Mac computers running the beta version of avast! Free Antivirus for Mac were not infected by the Flashback Trojan.
“We’ve confirmed our app’s detection abilities for Flashback within the test lab and with reports from our beta testers,” says Jiri Sejtko, director of AVAST Virus Lab operations.
The Flashback Trojan linked to the Mac botnet is a derivative of last year’s DevilRobber Mac OS X Trojan. The AVAST Virus Lab now has 18 variants of this malware in its antivirus database.
“With an estimated 600,000 infected Macs, this botnet is just a large example that the Apple operating system is not immune from malware,” said Jiri. “Add a growing market share that makes Mac an attractive target for the bad guys together with a user base that insists they do not need a security app – you have all the conditions in place for an epidemic to rip through.”
The latest Flashback variants can infect vulnerable Macs without requiring the victim to enter a password. “Mac malware has historically been dependent on social engineering – convincing the user to enter the required password. Now these days are over and Mac users can pick up malware just by visiting an infected website,” adds Jiri. “Welcome to the real world.”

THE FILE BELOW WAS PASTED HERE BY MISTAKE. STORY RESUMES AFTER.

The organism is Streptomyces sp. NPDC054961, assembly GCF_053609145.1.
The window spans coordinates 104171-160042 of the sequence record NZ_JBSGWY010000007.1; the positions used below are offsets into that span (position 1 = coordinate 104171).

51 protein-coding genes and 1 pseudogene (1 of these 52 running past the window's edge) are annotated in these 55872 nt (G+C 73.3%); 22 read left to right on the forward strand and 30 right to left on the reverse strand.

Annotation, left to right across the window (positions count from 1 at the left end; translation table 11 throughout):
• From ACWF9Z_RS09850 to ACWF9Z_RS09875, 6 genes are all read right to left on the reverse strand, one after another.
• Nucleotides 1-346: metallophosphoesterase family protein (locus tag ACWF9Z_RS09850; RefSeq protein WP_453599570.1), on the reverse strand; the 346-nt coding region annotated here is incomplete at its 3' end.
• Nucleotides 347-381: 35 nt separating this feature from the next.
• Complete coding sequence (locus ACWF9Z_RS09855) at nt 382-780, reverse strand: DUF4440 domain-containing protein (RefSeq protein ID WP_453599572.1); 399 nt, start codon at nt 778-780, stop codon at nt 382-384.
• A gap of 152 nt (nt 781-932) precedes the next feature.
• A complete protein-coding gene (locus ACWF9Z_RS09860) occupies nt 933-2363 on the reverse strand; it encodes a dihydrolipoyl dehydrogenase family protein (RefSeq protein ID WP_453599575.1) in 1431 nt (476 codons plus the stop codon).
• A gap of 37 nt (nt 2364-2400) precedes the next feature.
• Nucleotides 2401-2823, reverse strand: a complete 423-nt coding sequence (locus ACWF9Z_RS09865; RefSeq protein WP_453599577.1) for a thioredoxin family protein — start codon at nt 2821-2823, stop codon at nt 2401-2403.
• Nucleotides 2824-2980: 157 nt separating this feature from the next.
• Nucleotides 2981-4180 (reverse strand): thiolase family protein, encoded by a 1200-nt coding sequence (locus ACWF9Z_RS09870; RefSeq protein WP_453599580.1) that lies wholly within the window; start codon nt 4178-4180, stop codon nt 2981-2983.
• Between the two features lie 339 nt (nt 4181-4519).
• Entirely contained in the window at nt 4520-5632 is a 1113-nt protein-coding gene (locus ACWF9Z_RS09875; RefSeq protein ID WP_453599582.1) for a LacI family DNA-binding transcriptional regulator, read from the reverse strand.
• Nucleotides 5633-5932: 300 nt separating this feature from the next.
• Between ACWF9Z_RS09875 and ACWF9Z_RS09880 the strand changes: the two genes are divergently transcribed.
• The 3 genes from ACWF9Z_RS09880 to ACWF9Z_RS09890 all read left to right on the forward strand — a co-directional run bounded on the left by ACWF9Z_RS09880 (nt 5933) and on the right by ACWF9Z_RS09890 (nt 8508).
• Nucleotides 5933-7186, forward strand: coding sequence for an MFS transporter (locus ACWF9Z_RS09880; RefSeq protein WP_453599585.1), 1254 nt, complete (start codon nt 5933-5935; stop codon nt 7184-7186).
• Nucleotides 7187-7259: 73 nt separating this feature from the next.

Flashback is a logical step in Mac malware’s steady evolution, he points out. Initial malware samples were rather simple, just compiler-generated code, with no encryption whatsoever, but it has since evolved to be more “custom”, with encrypted strings and code, and structured to avoid security apps like LittleSnitch(firewall software for Mac OS) or Apple’s XProtect. During 2011, there were some large-scale attempts to spread Mac malware via Google Image poisoning.
“It takes 1-2 years for malware guys to adapt to a new technology – it took a similar time when they switched from DOS to Windows. This latest botnet did not fall out of the clear blue sky. The conditions have been building for some time and I’m glad that our security app will soon be available for Mac users,” says Jiri.
avast! Free Antivirus for Mac is currently in the late BETA stage. It includes the latest avast! antivirus engine, three shields (Web, File, and Mail) and the WebRep reputation and anti-phishing plugin for Safari browser. avast! Free Antivirus for Mac builds on the AVAST Software tradition of providing a full-fledged security app which is completely free. More details coming very soon.